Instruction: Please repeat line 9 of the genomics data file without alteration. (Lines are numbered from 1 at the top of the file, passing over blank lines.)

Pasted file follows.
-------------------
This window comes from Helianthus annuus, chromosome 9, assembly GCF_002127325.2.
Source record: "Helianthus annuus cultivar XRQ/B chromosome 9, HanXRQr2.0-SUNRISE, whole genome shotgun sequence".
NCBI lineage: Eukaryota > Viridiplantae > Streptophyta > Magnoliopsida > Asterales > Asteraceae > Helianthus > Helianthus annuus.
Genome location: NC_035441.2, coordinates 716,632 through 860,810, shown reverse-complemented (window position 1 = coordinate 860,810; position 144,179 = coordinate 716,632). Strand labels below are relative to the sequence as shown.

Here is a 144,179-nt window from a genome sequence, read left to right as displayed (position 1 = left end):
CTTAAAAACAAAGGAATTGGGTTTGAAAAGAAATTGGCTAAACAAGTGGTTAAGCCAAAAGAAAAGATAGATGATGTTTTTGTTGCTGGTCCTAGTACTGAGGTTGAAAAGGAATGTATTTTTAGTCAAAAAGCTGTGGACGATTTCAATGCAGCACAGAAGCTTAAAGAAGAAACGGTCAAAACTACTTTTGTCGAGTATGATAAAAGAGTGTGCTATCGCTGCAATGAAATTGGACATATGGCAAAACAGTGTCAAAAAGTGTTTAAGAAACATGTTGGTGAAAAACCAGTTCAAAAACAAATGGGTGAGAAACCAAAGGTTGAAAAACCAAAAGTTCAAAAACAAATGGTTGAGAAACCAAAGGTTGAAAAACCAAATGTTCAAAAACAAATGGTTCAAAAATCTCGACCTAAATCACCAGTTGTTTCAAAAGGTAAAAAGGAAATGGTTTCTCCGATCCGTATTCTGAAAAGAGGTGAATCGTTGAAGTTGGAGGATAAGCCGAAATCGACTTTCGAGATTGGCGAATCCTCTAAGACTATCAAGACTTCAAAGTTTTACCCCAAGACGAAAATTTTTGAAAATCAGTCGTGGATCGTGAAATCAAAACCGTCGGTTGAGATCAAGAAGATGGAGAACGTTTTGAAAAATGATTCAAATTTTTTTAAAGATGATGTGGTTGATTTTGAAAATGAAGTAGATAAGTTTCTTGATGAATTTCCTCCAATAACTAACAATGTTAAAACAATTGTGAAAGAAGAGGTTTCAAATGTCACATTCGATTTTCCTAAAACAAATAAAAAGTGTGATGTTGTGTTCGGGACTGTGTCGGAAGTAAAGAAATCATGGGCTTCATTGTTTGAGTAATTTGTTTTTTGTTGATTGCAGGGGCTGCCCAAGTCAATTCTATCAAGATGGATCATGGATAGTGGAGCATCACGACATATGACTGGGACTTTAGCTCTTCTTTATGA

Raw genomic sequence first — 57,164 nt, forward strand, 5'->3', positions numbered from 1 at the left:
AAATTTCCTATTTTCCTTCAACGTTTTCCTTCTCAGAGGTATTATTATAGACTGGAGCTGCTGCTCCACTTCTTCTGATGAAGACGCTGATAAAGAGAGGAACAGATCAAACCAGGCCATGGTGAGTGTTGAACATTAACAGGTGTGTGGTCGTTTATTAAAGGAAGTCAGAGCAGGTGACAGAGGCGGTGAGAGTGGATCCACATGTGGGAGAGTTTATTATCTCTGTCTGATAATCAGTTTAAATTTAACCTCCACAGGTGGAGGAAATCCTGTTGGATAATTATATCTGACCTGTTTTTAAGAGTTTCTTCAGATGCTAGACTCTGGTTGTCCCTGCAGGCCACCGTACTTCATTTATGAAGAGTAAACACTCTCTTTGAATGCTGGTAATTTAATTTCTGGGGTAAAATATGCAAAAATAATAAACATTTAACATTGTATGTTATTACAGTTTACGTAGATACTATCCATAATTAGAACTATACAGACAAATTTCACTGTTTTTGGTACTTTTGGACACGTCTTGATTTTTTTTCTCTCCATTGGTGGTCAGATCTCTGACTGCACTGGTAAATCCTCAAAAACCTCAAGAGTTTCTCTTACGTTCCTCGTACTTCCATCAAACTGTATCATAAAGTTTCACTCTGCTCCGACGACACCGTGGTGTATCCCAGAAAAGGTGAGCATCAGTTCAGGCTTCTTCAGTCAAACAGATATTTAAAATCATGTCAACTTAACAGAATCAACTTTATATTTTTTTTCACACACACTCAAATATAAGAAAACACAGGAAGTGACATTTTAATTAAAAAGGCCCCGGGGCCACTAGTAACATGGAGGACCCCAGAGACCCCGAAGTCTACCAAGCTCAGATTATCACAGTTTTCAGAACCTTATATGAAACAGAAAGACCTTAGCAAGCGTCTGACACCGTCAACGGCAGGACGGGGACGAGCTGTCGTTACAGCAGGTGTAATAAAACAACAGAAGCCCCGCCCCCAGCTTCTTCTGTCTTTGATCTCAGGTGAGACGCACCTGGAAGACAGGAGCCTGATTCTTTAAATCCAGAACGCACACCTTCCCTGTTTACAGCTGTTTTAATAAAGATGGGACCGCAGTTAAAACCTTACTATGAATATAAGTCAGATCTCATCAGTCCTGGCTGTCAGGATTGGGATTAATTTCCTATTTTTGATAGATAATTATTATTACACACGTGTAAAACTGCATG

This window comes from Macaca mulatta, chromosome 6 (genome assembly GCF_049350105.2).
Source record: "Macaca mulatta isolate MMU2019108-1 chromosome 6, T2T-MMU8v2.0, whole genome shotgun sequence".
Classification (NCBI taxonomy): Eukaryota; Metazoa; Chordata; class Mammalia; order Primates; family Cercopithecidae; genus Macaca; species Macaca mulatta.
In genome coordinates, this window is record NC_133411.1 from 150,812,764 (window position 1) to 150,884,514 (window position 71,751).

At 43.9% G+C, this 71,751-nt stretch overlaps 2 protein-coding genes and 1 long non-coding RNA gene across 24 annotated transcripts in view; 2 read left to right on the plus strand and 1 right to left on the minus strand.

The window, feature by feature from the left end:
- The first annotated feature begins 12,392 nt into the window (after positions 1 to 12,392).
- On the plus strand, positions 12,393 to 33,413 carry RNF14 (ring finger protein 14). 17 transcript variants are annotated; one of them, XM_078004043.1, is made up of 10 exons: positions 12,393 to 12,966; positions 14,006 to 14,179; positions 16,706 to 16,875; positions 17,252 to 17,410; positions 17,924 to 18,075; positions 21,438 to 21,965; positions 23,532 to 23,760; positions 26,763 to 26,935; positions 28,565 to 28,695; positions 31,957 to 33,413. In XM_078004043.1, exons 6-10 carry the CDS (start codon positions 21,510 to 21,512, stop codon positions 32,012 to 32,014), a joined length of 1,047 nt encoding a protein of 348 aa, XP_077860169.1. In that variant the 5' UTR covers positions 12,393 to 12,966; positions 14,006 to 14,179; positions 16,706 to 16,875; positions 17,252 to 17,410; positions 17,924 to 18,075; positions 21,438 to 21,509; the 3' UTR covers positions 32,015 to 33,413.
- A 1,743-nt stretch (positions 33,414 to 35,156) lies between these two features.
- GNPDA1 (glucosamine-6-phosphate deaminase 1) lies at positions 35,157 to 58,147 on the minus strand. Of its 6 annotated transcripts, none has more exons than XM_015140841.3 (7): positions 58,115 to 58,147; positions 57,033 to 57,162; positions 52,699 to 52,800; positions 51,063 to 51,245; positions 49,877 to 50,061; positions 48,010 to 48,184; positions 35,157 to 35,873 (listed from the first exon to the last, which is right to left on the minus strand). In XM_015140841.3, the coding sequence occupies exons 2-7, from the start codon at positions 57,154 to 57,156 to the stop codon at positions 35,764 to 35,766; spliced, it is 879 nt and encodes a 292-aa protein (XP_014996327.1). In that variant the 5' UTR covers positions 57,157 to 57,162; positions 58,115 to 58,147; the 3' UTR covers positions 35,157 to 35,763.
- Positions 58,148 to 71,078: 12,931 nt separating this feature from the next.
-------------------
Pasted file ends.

This window comes from Macaca mulatta, chromosome 6 (genome assembly GCF_049350105.2).